Honey Brown Eyes
written by Stefanie Zadravec
directed by Jessica Lefkow
produced by Theater J
reviewed by Debbie Minter Jackson
Ethnic cleansing. Serbians and Croatians. Sarajevo. There was a time, not long ago when these terms and names were as unfamiliar as ancient languages or distant planets. It wasn’t long before everyday Americans got a crash course in world geography when pictures of families trudging along the countryside filled the airwaves. The world premiere Honey Brown Eyes brings that world up close and personal, explosive and disturbingly real.
The play opens in one of the two parallel towns in Bosnia. Visegrad is about to be overtaken and torched by Serbian soldiers. Alexander Strain and Maia DeSanti deliver remarkable performances as Dragan, a hapless soldier following orders and going through the motions of soldiering, and Alma, just another faceless woman until they discover their shared history. Just as the play makes the war personal for the viewer, Alma’s recollection of their earlier connection draws Dragan into his past. Strain’s performance shows why he is considered one of the finest actors in town. Despite the script’s full throttle intensity and loud barrage of expletives, Strain also displays touching restraint at the few tender glimpses of his character’s humanity.
DeSanti offers a well matched balance in her delicate and deliberate portrayal of Alma who evolves from nondescript victim to a former fan of the band that Dragan played in. It is here where playwright Stefanie Zadravec provides the “six degrees of separation” twist and shapes the crux and heart of the play. It’s a crucial premise since it sets up the entire raison d’être for the second act where in Sarajevo, a Muslim freedom fighter played by Joel Reuben Ganz, finds refuge with an elderly Bosnian woman who easily sees him as a surrogate for her grandson. Ganz carries the weight of all of the questionable decisions he’s made on his shoulders and in his lost expressions of hopelessness in a touching performance. Barbara Rappaport as the elderly woman is a riot, scraping around for food, wistfully longing to listen to her precious Handel music. Rappaport’s character has mentally compartmentalized her grandson’s certain death and is able to scold his antics and misdeeds with “he’s going to get it as soon as he gets home” admonishments, knowing full well that’s not going to happen.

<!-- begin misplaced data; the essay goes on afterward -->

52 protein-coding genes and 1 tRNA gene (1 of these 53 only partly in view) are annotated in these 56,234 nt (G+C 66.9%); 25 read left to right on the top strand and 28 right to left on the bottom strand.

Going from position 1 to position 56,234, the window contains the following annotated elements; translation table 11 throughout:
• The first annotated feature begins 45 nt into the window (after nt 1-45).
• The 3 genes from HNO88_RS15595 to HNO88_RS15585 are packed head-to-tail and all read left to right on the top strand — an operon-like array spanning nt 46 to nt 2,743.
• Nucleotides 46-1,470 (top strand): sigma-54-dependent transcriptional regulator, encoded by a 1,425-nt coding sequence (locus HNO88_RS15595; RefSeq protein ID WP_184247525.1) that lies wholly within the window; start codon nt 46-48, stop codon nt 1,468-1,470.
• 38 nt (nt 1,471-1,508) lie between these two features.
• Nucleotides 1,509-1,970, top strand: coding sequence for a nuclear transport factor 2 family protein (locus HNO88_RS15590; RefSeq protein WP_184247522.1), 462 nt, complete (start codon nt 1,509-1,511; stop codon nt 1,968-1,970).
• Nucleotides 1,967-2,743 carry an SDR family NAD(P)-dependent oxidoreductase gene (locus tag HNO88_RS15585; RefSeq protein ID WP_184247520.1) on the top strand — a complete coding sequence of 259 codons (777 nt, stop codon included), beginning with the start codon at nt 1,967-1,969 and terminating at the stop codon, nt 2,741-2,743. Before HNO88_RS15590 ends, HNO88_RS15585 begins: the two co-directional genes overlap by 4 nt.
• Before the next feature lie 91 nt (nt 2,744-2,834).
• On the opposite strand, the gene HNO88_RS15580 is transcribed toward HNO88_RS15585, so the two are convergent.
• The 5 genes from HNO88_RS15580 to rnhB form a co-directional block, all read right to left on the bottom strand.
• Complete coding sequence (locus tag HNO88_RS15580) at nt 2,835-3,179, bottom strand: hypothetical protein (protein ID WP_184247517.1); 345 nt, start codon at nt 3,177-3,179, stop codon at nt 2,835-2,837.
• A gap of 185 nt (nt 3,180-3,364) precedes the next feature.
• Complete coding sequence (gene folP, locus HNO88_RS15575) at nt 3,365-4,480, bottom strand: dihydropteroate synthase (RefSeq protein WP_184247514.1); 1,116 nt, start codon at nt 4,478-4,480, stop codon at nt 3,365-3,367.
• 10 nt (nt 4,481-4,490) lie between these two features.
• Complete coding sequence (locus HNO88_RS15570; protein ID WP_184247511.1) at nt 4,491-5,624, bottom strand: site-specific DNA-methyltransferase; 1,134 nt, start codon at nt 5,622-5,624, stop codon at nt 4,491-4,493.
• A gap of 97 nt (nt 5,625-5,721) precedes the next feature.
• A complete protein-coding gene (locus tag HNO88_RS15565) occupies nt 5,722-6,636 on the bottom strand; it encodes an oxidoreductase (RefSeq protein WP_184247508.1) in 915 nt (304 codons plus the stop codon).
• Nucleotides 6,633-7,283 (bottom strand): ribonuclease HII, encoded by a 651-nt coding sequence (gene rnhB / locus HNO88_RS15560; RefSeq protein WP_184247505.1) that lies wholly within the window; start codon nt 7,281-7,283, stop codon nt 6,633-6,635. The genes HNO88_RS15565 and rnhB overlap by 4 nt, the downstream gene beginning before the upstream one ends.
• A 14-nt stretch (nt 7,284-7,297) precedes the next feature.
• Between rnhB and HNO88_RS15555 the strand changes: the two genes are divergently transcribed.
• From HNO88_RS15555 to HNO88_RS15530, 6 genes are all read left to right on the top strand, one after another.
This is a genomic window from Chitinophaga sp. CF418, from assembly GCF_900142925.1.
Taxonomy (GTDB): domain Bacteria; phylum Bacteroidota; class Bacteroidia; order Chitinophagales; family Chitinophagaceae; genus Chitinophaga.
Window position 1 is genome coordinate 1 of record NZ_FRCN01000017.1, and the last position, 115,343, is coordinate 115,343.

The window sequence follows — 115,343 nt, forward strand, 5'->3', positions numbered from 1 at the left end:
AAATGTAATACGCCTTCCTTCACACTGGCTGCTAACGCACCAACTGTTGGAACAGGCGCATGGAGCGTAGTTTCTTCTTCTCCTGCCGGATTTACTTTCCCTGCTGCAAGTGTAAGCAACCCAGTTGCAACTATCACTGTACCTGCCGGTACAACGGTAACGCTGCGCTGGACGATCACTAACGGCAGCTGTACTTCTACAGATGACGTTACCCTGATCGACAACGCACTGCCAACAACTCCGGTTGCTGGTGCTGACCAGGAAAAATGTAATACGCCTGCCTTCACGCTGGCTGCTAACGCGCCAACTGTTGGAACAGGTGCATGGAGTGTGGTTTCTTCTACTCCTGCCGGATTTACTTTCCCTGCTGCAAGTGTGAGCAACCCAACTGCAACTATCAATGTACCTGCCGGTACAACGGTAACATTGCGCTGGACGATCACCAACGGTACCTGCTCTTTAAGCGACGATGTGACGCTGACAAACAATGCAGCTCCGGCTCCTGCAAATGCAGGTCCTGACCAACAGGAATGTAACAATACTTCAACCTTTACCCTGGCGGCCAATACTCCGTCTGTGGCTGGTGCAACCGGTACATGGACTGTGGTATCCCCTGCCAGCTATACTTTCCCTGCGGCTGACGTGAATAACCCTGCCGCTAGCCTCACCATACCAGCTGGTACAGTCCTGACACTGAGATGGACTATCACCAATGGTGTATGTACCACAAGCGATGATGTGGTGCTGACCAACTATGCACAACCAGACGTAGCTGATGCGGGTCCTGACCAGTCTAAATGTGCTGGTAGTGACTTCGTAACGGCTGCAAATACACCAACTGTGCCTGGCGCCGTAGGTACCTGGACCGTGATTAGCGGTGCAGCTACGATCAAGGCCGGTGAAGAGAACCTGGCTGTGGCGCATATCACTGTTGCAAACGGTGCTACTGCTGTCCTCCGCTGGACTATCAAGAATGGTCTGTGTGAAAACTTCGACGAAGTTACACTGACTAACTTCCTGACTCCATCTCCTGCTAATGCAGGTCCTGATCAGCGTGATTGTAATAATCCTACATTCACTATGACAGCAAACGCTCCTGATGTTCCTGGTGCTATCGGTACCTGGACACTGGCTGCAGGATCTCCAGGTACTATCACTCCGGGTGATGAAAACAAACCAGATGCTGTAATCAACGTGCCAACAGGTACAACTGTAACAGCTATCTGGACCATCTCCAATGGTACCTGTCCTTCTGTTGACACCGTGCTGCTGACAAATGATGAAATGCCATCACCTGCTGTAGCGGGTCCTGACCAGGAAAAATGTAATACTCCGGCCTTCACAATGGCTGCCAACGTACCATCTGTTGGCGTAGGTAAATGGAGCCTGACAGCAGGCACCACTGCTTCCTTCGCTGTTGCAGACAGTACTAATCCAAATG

Two kitchens, two sets of characters caught in different aspects of the same brutal war, separate, but with an underlying thread of familiarity and uncanny connection. One slip and the play loses its voice, its balance and becomes more like a brilliant writing exercise to express the effects of the cruelty and barbarian aspects of the war on everyday people instead of a unified theatrical experience.
The jury is still out on whether the play hits that mark as effectively as it portrays the heartbreaking breakdown of civil society into its ancient fractious parts where seemingly overnight, old tribal hatreds burst into flames of atrocity and horror. The play is plagued with disturbing unevenness where atrocities mingle freely with fun-loving references, for example to the old sit-com “Alf”. The juxtaposition of the horrors mingling with everyday banality results in a smorgasborg of styles that’s ferociously hard to pull off. The most challenging stretch goes fanatical when a pre-teen young girl who has just witnessed her mother being slaughtered comforts herself in front of the killer’s smoking gun by rocking in a chair, emotionless, insisting she is Rudy Huxtable from the Cosby Show. It’s a bizarre stretch that’s probably supposed to hit both heart and humor but the stakes are so sickeningly high the result is more a dazed and perplexed reaction, probably not the playwright’s intent.